Acoustic Assessment of Year-round Bat Activity and Distribution in Montana and Surrounding Areas


  • Daniel Bachen
  • Braden Burkholder
  • Alexis McEwan
  • Bryce Maxell


Montana’s bat species face an array of conservation issues including wind energy development and disease. A collaborative project between state and federal agencies was initiated in 2011 to collect baseline data prior to the arrival of White-nose Syndrome and help inform surveillance and future mitigation strategies. In the last 6 years, we deployed a network of Song Meter ultrasonic acoustic detector/recorder stations at 76 sites across the region for an average of 1.8 years per station. Each detector recorded nightly bat passes across all seasons. To date 9.5 million sound files have been recorded. Using automated scrubbing and identification software we identified call sequences and generated initial species identifications, then hand confirmed species presence by month at each site. Over 54,000 bat passes have been reviewed by hand and used to track activity of all species at each site. To date we have 2,770 new records of monthly species presence, regular winter activity of 3 resident species, and year-round presence of 1 species previously considered migratory. Through integrating National Oceanographic and Atmospheric Association weather station with our call data, we have found positive correlations in activity with temperature and barometric pressure, and negative correlations with wind speed. Our experiences with these data highlight the importance of: (1) maintaining common settings across recording devices and consistent processing standards; (2) maintaining publicly available call libraries that can be reanalyzed using the latest software and made available to software developers; and (3) making standards used for species determinations available for peer review.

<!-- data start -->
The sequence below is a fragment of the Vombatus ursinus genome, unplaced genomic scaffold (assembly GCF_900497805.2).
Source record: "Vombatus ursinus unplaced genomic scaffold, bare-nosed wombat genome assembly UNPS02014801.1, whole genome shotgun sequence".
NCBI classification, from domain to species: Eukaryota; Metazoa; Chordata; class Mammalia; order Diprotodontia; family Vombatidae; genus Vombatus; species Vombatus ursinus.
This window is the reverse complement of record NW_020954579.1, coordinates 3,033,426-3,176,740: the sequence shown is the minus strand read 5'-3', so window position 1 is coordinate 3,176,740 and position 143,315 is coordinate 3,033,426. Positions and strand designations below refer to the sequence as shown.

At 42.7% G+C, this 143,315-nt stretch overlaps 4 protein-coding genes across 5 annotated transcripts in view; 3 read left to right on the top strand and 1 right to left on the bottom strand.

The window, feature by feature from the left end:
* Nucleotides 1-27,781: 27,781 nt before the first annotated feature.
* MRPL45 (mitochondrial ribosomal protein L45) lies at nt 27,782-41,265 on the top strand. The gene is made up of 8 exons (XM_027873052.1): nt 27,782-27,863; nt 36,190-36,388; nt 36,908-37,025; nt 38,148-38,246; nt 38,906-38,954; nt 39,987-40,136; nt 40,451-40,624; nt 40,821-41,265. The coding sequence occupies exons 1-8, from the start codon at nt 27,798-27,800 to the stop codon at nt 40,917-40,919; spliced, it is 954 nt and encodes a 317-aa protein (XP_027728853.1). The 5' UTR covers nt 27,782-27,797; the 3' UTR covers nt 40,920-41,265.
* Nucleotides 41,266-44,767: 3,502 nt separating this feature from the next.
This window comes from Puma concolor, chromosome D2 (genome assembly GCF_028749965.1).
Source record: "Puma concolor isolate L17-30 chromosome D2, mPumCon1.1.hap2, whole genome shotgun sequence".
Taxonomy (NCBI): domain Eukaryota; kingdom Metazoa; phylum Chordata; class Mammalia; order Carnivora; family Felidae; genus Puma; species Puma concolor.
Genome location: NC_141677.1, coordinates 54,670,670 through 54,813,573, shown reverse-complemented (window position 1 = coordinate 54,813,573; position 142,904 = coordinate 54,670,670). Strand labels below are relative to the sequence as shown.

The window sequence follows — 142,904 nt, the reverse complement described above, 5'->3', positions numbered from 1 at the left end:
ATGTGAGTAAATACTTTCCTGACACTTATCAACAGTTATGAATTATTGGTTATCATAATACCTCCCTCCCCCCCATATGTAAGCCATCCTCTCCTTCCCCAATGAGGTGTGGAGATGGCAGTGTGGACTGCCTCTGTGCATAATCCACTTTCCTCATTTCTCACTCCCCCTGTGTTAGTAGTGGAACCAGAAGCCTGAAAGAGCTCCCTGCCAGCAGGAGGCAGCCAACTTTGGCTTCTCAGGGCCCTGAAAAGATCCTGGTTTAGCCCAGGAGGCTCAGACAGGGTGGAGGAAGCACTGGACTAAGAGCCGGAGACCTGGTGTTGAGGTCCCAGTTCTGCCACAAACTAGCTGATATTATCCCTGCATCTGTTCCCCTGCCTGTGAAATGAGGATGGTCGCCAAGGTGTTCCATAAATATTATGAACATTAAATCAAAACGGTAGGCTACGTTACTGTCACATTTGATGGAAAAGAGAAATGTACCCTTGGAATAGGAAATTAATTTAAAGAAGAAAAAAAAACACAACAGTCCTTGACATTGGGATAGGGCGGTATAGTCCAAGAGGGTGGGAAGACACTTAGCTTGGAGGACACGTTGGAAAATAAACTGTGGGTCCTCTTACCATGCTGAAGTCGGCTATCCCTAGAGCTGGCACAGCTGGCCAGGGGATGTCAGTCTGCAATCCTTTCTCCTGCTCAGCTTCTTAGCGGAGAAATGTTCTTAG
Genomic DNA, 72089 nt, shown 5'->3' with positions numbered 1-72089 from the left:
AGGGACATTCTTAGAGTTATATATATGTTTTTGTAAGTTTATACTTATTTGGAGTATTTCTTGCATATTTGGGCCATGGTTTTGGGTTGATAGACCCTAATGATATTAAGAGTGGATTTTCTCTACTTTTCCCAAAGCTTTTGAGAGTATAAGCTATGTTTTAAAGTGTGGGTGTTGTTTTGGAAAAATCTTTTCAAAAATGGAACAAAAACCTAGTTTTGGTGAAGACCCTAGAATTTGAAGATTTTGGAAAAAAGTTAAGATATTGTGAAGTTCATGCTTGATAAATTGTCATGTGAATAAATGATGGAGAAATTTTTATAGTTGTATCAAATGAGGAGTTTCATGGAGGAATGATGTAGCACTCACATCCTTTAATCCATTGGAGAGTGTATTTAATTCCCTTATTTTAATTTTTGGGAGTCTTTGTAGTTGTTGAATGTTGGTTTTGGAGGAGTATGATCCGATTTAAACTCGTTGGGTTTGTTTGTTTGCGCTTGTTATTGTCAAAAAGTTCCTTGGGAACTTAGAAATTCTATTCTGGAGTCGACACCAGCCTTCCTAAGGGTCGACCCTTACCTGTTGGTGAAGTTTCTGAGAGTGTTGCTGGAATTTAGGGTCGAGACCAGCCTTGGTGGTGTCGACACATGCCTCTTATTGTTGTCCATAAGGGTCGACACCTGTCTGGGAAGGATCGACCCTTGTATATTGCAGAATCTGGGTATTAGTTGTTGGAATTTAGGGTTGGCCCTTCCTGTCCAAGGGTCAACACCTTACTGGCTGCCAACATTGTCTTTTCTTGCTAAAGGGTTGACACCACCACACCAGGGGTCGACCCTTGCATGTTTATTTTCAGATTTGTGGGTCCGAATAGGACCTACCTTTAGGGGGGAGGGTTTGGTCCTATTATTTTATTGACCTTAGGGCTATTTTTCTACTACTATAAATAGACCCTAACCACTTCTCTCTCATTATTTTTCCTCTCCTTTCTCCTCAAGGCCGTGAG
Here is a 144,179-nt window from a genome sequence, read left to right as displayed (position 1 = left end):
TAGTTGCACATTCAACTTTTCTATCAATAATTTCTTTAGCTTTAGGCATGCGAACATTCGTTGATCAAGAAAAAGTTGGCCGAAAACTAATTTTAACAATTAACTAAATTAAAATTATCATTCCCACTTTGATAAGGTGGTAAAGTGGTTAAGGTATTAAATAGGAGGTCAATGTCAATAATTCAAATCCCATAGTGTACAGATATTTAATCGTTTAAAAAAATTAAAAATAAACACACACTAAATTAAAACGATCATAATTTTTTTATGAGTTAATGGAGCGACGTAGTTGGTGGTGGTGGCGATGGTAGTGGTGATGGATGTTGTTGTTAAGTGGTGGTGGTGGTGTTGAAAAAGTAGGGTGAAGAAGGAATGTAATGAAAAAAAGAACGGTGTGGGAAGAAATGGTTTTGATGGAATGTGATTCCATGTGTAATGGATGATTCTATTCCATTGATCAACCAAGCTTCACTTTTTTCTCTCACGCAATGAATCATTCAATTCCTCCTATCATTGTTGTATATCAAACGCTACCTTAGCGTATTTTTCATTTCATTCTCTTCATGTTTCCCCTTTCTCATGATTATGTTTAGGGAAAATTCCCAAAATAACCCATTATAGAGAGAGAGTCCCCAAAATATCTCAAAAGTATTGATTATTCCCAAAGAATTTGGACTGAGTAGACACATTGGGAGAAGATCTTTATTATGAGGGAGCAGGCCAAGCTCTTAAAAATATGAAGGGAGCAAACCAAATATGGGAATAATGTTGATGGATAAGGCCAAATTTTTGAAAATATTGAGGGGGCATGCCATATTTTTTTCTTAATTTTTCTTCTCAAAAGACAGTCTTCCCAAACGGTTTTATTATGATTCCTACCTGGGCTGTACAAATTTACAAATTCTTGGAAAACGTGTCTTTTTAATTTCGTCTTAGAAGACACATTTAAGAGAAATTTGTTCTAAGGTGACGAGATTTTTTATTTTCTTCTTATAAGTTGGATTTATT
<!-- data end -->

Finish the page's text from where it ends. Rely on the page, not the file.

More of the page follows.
Biological Sciences -Terrestrial Ecosystems [Poster Abstracts]